Michigan’s disastrous performance in the Orange Bowl revealed just how far the Wolverines, as a program, have to go to entrench themselves in college football’s upper echelon. A product of the many inequities that mar college football, there’s a chasm between mere playoff contenders and championship contenders, and Michigan has yet to cross it. Harbaugh knows that. Of the many traits that Harbaugh embodies, ignorance is not one of them.
It’s impossible to overstate how losing Harbaugh may have cratered this program. Michigan is littered with people — current players, incoming recruits, high school prospects, assistant coaches — whom Harbaugh sold on a vision. He convinced them that he would take care of them, that he would ascend them to new heights, that he would usher them from boys to men.
When those promises are stripped, loyalty often goes with it. Perhaps, in the alternate universe in which Harbaugh leaves, the doomsday scenario never materializes. But it’s difficult to imagine this beginning, absent the man who patented it.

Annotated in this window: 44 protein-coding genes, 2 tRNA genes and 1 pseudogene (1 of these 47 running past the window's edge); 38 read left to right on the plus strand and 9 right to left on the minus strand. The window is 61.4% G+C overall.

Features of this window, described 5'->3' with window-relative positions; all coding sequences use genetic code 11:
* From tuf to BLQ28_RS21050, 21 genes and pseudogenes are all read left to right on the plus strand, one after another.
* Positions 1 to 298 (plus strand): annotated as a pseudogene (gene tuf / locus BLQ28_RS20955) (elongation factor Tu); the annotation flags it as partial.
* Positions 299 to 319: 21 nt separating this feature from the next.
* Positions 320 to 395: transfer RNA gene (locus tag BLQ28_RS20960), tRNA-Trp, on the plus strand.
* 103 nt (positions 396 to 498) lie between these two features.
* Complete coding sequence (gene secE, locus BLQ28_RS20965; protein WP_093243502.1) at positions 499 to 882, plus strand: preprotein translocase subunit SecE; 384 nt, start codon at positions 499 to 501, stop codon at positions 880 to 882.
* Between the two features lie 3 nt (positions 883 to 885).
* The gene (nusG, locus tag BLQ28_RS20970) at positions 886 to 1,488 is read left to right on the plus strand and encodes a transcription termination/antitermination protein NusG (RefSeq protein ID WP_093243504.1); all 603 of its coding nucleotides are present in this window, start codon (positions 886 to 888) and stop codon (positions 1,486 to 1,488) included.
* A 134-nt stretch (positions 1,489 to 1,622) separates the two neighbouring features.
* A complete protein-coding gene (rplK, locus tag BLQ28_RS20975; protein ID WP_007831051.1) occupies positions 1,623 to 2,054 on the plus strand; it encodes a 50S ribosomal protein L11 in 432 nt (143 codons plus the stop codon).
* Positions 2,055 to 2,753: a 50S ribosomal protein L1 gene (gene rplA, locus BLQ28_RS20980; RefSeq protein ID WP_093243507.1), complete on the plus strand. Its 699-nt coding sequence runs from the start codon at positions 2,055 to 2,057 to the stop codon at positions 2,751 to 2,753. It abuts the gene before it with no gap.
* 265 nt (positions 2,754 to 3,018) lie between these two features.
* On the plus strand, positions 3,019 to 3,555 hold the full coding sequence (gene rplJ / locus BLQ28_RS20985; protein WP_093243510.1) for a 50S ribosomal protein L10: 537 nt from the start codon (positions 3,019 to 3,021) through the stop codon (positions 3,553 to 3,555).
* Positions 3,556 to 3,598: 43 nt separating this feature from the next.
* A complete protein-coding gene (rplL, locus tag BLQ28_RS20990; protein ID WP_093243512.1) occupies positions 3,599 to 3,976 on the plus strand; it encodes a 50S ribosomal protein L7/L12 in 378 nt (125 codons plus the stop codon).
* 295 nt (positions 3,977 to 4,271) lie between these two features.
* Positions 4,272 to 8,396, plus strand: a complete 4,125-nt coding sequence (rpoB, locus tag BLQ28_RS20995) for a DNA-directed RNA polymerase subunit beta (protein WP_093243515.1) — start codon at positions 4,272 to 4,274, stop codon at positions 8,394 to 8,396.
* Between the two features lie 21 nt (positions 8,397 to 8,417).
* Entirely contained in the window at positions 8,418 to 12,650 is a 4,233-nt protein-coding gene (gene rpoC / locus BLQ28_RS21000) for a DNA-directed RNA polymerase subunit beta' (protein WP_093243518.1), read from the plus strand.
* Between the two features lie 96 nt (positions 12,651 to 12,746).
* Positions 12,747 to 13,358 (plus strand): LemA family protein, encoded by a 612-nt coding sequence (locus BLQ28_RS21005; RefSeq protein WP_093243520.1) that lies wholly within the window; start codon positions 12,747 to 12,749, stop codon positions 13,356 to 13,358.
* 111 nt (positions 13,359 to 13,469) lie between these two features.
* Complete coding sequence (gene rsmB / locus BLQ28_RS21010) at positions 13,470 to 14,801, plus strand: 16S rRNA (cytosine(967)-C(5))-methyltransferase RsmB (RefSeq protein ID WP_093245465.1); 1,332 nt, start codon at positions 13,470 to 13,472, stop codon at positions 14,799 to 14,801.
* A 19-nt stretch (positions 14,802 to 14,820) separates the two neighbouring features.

With Harbaugh in tow, the proclamation is alive and well.
Goalposts have shifted. Michigan, finally, is over the hump. If this is a beginning, then Harbaugh’s vision lies on the other side, beyond restoration and into sustainment, a prolonged stay in the upper echelon as opposed to a guest pass. That carries with it a new set of goals for Harbaugh to accomplish in the second stage of his tenure.
Perhaps Michigan permanently closes the gap with Ohio State, capitalizing on the program’s surge on the recruiting trail and vibrant culture. Perhaps the Wolverines restore their glory days. Perhaps they crack that elusive group of championship contenders, joining Clemson, Alabama and Georgia with a spot at the sport’s most coveted dinner table.
We can’t be certain which path Michigan will follow. But what we do know is that Michigan has a legitimate shot to turn all of those hypotheticals into reality. Without Harbaugh, they are mere fantasies.
At the aforementioned introductory press conference, Harbaugh likened his different coaching destinations to building houses. At each stop — first San Diego, then Stanford, then the 49ers — Harbaugh had built what he called “pretty nice homes,” doing so from the ground up.
At Michigan, though, he aspired for more. A beginning, but not necessarily an end.
“I would really like to live in one permanently,” Harbaugh said, fully immersed in his metaphor. “That’s what I’m very hopeful for here.”
A chorus of applause followed.
Seven years later, as the Wolverines grapple with this new reality, so will Harbaugh. He can finally move in for good.
Managing Sports Editor Jared Greenspan can be reached at email@example.com.